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Australians urged to roll up their sleeves and help save lives this World Blood Donor Day

Wednesday June 14, 2023

  • Only 3.5 per cent of Australians currently donate blood regularly
  • One third of all red blood cell donations used to treat cancer, blood diseases
  • Rising blood cancer incidence rates will leave more Australians reliant on blood donations to save their life

Recent reports from Lifeblood confirm an alarmingly low (3.5 per cent) number of Australians regularly donate blood, prompting the Leukaemia Foundation and Australian Red Cross Lifeblood to join forces to urge Australians to roll up their sleeves and make life-saving blood donations this World Blood Donor Day (14 June).

With one third of all red blood cell donations nationally going to cancer patients, the Leukaemia Foundation’s CEO Chris Tanti said increasing the number of Australians donating by a mere 1.5 per cent, will make a monumental difference to blood cancer patients across the country.

“53 Australians are diagnosed with blood cancer every day, and this number is predicted to double by 2035[1]. Consequently, the number of blood donations required to support blood cancer patients will also double,” explained Mr Tanti.

“With more than 135,000 Australians currently living with blood cancer, many will know someone who has been impacted. However, most Australians are still unaware of just how critical blood donations are to managing a cancer diagnosis. Blood donations are not only integral to life-saving treatment plans but also in mitigating side effects faced by these patients.”

On average, one acute leukaemia patient in treatment needs nine units (2.25 litres) of red cells every month, or 36 units (just over one litre) of platelets each month, with four donors needed to make up each bag of platelets. They could need one or both of these products for the duration of their diagnosis, which can last anywhere from eight months to years.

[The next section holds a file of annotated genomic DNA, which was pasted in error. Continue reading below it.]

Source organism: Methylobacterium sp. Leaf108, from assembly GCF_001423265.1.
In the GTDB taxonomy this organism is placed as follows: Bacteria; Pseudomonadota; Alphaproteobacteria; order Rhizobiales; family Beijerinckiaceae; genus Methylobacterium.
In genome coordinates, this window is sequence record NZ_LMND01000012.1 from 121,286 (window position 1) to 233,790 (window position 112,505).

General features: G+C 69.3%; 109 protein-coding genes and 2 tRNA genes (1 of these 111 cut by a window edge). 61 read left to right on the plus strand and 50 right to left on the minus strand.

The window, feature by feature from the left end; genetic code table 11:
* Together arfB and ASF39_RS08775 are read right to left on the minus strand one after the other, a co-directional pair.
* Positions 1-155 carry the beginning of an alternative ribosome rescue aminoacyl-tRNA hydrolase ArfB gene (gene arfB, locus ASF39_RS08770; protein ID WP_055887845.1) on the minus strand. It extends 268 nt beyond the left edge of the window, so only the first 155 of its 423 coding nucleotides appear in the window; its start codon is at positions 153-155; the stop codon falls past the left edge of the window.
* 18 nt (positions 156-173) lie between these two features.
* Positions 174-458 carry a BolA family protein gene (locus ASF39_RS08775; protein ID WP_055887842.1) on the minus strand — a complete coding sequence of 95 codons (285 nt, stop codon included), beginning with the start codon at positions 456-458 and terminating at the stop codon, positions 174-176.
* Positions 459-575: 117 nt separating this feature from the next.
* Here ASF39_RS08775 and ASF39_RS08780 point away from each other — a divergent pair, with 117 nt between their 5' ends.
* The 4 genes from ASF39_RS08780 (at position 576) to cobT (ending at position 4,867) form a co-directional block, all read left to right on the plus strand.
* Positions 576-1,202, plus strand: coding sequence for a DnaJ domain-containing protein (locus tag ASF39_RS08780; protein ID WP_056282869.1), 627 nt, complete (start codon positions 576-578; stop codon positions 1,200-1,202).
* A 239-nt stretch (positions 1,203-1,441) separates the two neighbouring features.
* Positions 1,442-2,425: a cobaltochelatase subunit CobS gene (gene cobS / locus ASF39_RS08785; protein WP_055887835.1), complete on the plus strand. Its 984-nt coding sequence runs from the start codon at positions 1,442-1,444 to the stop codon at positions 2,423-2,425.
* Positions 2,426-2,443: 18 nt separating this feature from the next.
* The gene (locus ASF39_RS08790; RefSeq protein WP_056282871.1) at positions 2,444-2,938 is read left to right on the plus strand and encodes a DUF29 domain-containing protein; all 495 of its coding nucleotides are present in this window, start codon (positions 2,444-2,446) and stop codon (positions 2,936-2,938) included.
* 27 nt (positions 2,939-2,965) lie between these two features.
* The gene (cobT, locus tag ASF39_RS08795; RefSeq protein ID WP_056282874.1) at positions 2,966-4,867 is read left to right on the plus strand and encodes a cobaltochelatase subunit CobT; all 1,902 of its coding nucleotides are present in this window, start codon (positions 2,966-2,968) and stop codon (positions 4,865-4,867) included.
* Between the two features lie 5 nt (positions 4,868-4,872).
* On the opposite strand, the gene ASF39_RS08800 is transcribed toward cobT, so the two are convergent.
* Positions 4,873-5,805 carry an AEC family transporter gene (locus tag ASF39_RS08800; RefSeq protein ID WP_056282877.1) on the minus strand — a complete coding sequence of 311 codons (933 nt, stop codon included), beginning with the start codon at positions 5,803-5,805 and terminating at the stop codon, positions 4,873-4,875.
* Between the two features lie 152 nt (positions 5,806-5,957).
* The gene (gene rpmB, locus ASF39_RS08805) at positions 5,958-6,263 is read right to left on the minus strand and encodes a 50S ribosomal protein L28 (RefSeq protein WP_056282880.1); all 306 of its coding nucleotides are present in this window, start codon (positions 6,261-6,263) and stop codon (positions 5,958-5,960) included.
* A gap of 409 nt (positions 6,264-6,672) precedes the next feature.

“3.5 per cent of Australians donate blood, and that means there could be more than 13 million Australians who may be able to donate, but don’t. The reality is if 18 of these Australians signed up today to become a monthly blood donor, that would be enough donated blood to treat just one person diagnosed with blood cancer, so we really are relying on everyday Australians to lend the blood cancer community a helping arm as often as they can,” Mr Tanti said.

Lifeblood’s CEO, Stephen Cornelissen AM, said World Blood Donor Day provided an opportunity to raise awareness and recognise the impact blood and plasma donors have on helping save the lives of cancer patients.

“Australia’s blood and plasma donors are unsung heroes. By donating blood and plasma, individuals have the power to make a life-saving difference for someone in need. This World Blood Donor Day please consider giving blood or plasma with the knowledge you’re providing an invaluable lifeline to the growing number of Australians living with blood cancer,” Mr Cornelissen said.

If you’re 18-75 years old and are feeling well, you may be able to give blood. To check your eligibility and book a donation call 13 14 95, visit or download the Donate Blood App.

If you or someone you know is impacted by blood cancer, contact 1800 620 420 to speak with a blood cancer support professional, and access the latest information or supportive care services, or visit

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Note for producers: B-roll footage of blood donations available here.

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